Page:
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Quantitative Process and Results
Hughes et al. performed their research on a dataset of 308 high-resolution images of art pieces spanning a variety of artists. They used two image decomposition methods to extract features from images:
- Gabor filter, which is sensitive to lines and edges at specific orientations and spatial frequencies
- Sparse coding model, which learns a set of basis functions associated with higher-order statistical characteristics of an image
Having extracted the features, they then compared and evaluated these artistic images by the following four metrics:
- Peak orientation, which looks at what orientation the peak amplitude occurs in the 2D Fourier transform of the basis function learned from the sparse coding model
- Peak spatial frequency, which looks at what spatial frequency the peak amplitude occurs at
- Orientation bandwidth, which measures how selective a basis function is for that preferred orientation
- Spatial frequency bandwidth, which measures how selective a basis function is for that preferred spatial frequency
Then, the researchers explored different distance metrics (e.g. KL divergence) to compare distributions of the four metrics above to derive distance matrices. It is important to note that since there is no ground truth of stylistic similarity, the researchers compared art pieces by true artist labeling, i.e. all paintings by Picasso are granted the same label, so the distance matrices were constructed with respect to the true artist labeling. Performing k-means clustering using different distance metrics revealed overall success of using these higher-order statistical representations for visual art images (see graph below).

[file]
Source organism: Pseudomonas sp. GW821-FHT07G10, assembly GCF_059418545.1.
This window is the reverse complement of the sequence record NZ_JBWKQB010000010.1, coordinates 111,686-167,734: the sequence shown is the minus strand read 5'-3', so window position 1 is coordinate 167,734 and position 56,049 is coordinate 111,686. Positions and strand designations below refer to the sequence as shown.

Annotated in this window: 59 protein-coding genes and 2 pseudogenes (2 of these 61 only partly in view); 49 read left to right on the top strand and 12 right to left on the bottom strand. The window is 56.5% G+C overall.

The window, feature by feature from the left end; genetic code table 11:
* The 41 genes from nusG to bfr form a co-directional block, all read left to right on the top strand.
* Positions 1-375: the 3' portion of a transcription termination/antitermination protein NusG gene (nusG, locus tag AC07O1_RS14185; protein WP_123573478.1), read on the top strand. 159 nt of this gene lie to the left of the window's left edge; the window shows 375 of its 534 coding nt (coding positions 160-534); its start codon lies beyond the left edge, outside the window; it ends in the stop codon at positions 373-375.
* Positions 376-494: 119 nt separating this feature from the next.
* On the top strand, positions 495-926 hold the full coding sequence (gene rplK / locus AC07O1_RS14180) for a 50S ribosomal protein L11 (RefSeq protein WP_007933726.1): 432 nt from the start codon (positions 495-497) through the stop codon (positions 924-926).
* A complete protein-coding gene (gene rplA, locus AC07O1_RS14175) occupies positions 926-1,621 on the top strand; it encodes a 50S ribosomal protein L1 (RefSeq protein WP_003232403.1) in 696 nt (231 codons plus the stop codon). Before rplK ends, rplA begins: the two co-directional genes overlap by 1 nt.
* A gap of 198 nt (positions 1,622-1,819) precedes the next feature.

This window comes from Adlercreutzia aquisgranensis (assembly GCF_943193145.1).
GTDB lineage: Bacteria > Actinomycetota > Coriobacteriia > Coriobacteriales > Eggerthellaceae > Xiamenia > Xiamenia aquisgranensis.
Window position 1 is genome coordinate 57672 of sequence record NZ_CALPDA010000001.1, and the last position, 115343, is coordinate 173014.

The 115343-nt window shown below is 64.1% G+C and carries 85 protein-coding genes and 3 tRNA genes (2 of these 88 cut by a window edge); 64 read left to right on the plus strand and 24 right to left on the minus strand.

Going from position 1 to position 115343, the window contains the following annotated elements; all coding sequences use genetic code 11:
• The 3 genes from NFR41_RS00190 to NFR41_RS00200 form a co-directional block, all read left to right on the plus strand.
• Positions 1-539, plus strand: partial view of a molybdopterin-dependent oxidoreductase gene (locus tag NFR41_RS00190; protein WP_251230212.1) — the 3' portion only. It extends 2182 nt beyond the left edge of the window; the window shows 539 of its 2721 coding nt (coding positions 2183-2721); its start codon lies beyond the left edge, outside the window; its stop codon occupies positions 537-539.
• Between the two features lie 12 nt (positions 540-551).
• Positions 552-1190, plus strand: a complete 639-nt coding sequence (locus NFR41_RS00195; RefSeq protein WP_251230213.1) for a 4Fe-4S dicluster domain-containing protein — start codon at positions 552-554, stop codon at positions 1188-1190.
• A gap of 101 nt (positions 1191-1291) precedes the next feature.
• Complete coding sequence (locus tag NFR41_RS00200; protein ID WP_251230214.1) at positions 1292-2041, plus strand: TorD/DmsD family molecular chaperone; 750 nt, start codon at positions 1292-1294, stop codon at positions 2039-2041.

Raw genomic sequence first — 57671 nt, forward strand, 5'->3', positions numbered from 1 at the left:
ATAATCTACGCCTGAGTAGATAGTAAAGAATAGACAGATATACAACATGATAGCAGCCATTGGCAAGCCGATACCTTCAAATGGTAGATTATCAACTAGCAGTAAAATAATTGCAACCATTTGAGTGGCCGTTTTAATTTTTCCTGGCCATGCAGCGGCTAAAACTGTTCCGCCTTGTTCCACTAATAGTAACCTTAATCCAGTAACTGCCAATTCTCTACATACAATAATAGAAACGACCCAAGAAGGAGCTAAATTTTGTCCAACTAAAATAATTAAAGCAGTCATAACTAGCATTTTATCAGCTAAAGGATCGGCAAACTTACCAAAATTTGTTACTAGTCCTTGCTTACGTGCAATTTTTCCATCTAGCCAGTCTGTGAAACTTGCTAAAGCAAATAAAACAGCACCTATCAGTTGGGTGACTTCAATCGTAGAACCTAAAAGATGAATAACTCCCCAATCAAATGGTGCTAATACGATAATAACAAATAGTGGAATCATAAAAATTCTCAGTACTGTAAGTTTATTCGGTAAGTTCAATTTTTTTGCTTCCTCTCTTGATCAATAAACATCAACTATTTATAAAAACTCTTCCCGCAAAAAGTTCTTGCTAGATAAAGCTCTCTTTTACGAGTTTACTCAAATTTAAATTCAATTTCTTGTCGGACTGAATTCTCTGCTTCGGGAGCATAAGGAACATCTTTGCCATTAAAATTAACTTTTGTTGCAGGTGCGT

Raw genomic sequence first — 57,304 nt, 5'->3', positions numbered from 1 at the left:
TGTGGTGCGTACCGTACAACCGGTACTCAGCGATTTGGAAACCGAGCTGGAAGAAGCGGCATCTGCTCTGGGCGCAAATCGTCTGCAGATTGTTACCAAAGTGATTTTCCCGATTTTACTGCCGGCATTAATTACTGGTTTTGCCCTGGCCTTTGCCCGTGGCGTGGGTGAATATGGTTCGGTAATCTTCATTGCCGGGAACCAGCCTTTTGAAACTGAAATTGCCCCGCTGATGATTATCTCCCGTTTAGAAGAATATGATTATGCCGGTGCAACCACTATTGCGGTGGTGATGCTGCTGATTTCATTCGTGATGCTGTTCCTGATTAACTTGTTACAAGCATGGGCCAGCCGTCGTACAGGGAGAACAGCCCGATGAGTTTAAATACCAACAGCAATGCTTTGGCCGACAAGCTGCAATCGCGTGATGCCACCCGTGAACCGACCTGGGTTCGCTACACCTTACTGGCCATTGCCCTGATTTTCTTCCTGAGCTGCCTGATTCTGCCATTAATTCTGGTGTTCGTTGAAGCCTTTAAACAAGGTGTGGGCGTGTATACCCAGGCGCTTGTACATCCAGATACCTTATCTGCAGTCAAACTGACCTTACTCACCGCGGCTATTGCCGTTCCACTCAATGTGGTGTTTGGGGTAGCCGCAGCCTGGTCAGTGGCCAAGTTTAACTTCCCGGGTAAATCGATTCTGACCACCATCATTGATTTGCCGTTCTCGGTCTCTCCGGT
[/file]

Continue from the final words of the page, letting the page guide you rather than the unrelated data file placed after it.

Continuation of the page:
Psychophysical Perceptual Similarity Experiments
In addition to developing a method to quantitatively characterize the style of visual art pieces, the researchers conducted two psychophysical experiments to take advantage of human perceptual information. They asked participants to judge similarity between pairs of art images in abstract art, landscapes, and portraits, aggregating their answers to create a similarity matrix for each of the three categories.
Experiment 1 sought to compare the efficacy of perceptual judgments at predicting the stylistic relationship between art pieces. The researchers held out two images per image category; then, they trained a regression model using feature-based distances to predict the distance between two images according to their perceived similarity. With the learned models, they predicted the distances between the held-out images and the training images. Finally, they compared the predicted distance with the true perceptual distance between the images.
The researchers found that the perceptual information from abstract and landscape artworks enabled statistically significant prediction, which tells us that useful statistical information not only exists in perceptual similarity data but also can be used to model the differences across visual art pieces.